How to Support my Work

For those of you who appreciate my writing, please consider four ways of indirectly assisting me.

  1. Consider subscribing to the journals I most regularly write for. Two outlets have recently requested renewed support to continue their work. They are The Jackdaw (“independent views on the visual arts”, featuring journalism, news, artist profiles, exhibition and book reviews and contributor letters, six issues per year) and The Salisbury Review (“the quarterly magazine of conservative thought”, featuring discursive articles on politics, culture, history and biography, with art, book and media reviews, four issues per year). The websites are here The Jackdaw and The Salisbury Review. The pieces that I publish in these outlets appear nowhere else, so you will be receiving unique content. You will also be supporting independent journalism.
  2. Consider purchasing my books. Culture War: Art, Identity Politics and Cultural Entryism (Societas/Imprint Academic) is available through bookstores in the UK and USA, Amazon, other online stores and the website of the publisher. Iconoclasm, Identity Politics and the Erasure of History (Societas/Imprint Academic) is published on 6 October 2020, available through bookstores in the UK and USA, Amazon, other online stores and the website of the publisher. Other books by me include fiction, verse and art published by Aloes Books, Golconda, Bottle of Smoke Press and Pig Ear Press. These books can be found on Amazon and other online websites. UPDATE: You can purchase new copies of books of verse/art by me from Ragged Lion Press (eBay link: https://www.ebay.co.uk/itm/402304017970) Ragged Lion Press can also be contacted directly about AA books in stock here: https://www.raggedlionpress.co.uk/contact
  3. Sharing my online articles. I write regularly for the websites Spiked Online and The Critic. I also publish articles on this site. Please consider liking and sharing these articles. Even small efforts like this raise my profile and make websites and publishers more likely to commission future articles and books.
  4. Rating my books on Amazon, Goodreads and other websites.

Thank you again for your support.

AA

UbuWeb: Culture meets the Internet

“Founded in 1996, UbuWeb is a pirate shadow library consisting of hundreds of thousands of freely downloadable avant-garde artifacts. By the letter of the law, the site is illegal; we openly violate copyright norms and almost never ask for permission. Most everything on the site is pilfered, ripped, and swiped from other places, then reposted.” So Kenneth Goldsmith describes the website he started in 1996. It has survived copyright claims because it is non-profit, so it does not extract financial gain from its appropriation.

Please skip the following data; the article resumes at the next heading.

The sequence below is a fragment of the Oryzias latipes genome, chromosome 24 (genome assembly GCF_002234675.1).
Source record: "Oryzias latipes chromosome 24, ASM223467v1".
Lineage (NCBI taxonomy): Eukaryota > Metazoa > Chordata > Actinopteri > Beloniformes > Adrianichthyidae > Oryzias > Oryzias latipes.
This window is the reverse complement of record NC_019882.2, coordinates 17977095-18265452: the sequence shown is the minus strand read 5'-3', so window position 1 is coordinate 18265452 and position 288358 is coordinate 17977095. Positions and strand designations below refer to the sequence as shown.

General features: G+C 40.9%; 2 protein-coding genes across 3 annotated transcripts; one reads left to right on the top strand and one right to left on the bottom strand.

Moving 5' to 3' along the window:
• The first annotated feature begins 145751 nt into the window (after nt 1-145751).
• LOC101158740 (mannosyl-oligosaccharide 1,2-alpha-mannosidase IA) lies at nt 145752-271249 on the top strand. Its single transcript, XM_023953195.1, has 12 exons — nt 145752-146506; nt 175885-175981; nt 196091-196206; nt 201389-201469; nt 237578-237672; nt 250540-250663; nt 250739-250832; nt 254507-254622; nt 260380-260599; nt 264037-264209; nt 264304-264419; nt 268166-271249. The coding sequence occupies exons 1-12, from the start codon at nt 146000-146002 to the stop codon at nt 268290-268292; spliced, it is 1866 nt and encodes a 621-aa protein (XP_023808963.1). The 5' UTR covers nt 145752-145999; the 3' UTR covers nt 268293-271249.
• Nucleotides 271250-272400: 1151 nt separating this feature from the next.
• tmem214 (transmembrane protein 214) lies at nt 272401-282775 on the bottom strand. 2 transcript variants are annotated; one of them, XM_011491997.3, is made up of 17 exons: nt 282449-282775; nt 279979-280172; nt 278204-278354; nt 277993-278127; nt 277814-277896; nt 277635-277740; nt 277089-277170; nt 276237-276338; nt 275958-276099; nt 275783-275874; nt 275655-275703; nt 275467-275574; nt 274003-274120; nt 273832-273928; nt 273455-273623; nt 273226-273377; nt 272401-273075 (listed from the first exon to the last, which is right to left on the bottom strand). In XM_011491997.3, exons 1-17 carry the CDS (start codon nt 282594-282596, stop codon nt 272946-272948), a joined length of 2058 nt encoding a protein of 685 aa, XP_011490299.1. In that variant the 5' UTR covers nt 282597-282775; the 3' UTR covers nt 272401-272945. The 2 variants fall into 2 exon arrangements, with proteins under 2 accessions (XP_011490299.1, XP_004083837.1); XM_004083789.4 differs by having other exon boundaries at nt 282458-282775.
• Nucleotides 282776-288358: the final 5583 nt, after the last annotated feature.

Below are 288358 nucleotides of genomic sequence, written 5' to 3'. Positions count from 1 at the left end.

The website was named after Alfred Jarry’s anarchic protagonist Ubu Roi. The website contains avant-garde artistic and cultural material such as verse, prose, audio, video and images. The site hosts little-known side-projects of major artists, such as Salvador Dalí’s film Haute Mongolie – hommage á Raymond Roussel (1976) and Richard Serra’s Television Delivers People (1973). Goldsmith is a poet and so there is a particular emphasis on poetry and spoken poetry, including concrete poetry and sound poems. UbuWeb is a resource replete with ephemeral material, side projects, creative dead-ends, aborted forays and one-off collaborations. It does not host mainstream music, video or texts. The material sometimes comes from official releases; other times it is recorded (with varying degrees of competence and fidelity) from radio or television by private individuals. Sometimes it is bootleg or clandestine. UbuWeb is the sort of place a person can spend a whole evening following a meandering trail through the cultural jetsam of the Twentieth Century.

Goldsmith explains that he uses basic coding and simple systems that have not changed in over 20 years. The relative crudity of such procedures makes the website robust, as well as charmingly old-fashioned. Without relying on cloud data storage or specialised database systems, Goldsmith has (so far) avoided the dangers of redundancy or dispute with programmers, which could have taken the site offline. “Don’t trust the cloud. Use it, enjoy it, but don’t believe in it.” He warns, “don’t bookmark. Download. Hard drives are cheap. Fill them up with everything you think you might need to consult, watch, read, listen to, or cite in the future.” We live in a time of encroaching censorship, when cloud/online access is at the mercy of increasingly censorious governments and overbearing social-media websites. Organisations make themselves vulnerable to pressure from activist lobby groups and Twitter mobs of a few hundred ill-informed virtue-signallers.

Pirating is a compliment, as Goldsmith views it. “If your work is well regarded enough to be pirated, that means you have achieved some level of success that most artists will never have. When we decide to pirate an artists’ work, it means that we think that work is worth knowing about and worth preserving.” The diffuse, unregulated distribution of material increases the chance of preservation and transmission. However, technological obsolescence has rendered some formats more inaccessible than some dead languages. Do you know anyone who has the technology to read a floppy disk or Betamax video cassette? The technology exists but it is rare, specialised and diminishing yearly. This will inevitably apply to digital files also.